How the pandemic, plummeting oil prices could reshape Middle East

COVID-19 will weaken fragile states, raising risk of failure but creating openings for diplomacy.

al-monitor A man sprays disinfectant to curb the spread of the coronavirus disease (COVID-19), inside Jaramana Palestinian refugee camp in Damascus, Syria, April 1, 2020. Photo by REUTERS/Omar Sanadiki.

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Coronavirus

Apr 3, 2020

The COVID-19 virus will hit hardest those states in fragile or conflict situations — Libya, Syria, Yemen, Iraq, Lebanon, the West Bank and Gaza — which, even prior to the pandemic, faced the risk of becoming chronically failing or even failed states. 

A region facing endemic fragility and conflict

A World Bank report released in February noted that people living in proximity to conflict has doubled since 2007, and estimates that by 2030 nearly two-thirds of the world’s extreme poor will be living in fragile and conflict situations (FCS).

No surprise that a sizable share of those FCS is in the Middle East — Libya, Syria and Yemen (all defined as FCS high intensity conflict), Iraq (medium intensity conflict), and Lebanon and West Bank/Gaza (high institutional and social fragility). 

The kicker is that this report of a potentially chronic, endemic fragility and poverty came out before the COVID-19 crisis.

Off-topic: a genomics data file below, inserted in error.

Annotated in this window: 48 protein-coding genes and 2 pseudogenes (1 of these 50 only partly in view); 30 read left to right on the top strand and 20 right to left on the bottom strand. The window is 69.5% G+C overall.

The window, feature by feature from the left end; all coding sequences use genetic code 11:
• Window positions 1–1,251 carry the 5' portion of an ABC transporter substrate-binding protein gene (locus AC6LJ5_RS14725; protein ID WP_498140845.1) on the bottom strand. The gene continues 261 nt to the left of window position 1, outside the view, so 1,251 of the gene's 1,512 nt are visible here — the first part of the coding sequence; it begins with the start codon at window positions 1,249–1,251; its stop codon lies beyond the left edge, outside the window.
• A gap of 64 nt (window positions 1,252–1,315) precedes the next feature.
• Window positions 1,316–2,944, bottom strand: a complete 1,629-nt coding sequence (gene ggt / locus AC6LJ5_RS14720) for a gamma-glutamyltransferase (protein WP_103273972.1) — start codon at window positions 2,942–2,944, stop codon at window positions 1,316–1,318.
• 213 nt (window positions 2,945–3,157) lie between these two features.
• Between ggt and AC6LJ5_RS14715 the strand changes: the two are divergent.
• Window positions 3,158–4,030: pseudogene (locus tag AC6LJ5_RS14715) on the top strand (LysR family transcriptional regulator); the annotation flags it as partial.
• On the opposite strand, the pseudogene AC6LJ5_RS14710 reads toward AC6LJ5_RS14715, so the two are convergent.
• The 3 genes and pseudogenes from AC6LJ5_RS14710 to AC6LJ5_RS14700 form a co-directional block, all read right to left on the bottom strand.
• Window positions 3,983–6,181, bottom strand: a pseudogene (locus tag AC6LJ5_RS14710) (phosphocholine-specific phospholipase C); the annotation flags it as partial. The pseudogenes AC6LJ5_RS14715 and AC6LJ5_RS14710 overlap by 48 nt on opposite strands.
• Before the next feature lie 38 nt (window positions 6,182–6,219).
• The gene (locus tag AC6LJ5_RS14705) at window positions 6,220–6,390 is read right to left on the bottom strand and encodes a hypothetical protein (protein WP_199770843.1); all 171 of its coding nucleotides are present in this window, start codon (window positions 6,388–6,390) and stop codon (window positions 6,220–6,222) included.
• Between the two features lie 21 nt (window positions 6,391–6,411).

A policy brief this week by the UN Economic and Social Commission for Western Asia (ESCWA) on the impact of COVID-19 amplifies the message of a grim future absent massive intervention and assistance. As a result of the pandemic, ECSWA expects increased food insecurity, a jump in the number of poor in the region by 8.3 million, and a rise in the number of malnourished by 2 million.

The prospect of state collapse and endemic conflict in the Middle East and sub-Saharan Africa during a global economic recession necessitates even bolder action — not just to deal with the acute calamities of the COVID-19 outbreak, but to think ahead for the post-pandemic phase. 

First thing's first

Tedros Adhanom, director general of World Health Organization (WHO), said April 1 that “debt relief is essential to enable them to take care of their people and avoid economic collapse.” The World Bank, for its part, will provide up to $160 billion over the next 15 months to protect vulnerable populations, rebuild businesses and support economic recovery efforts.

These are urgent and welcome initiatives. The burden will be substantial on international organizations and regional states to shoulder these efforts, given the impact of COVID-19 on US and European economies. 

The most urgent step to avoid chronic instability, endemic poverty and failed states is to end or at least pause the high intensity conflicts in Syria, Libya and Yemen. And maybe the tragedy of COVID-19 can provide a needed assist to UN-led diplomacy.

Easier said than done, of course, but first thing's first. There can be no sustained development, stability, economic recovery, rebuilding of health or any other agencies or infrastructure, and return of refugees while conflicts continue. Perennial refugee camps already are centers of chronic misery and potential extremism. Conflict and ungoverned regions in fragile states are breeding grounds for terrorists, as we see in Libya, Syria and Yemen. And it’s not a small region: Their combined population is over 50 million.

In Syria, UN envoy Geir Pedersen has called for an immediate cease-fire and intensified dialogue to address the COVID-19 crisis. Russian President Vladimir Putin is looking to exploit the crisis to channel assistance through Syrian President Bashar al-Assad, which the United States will likely resist, as Daniel Hoffman writes here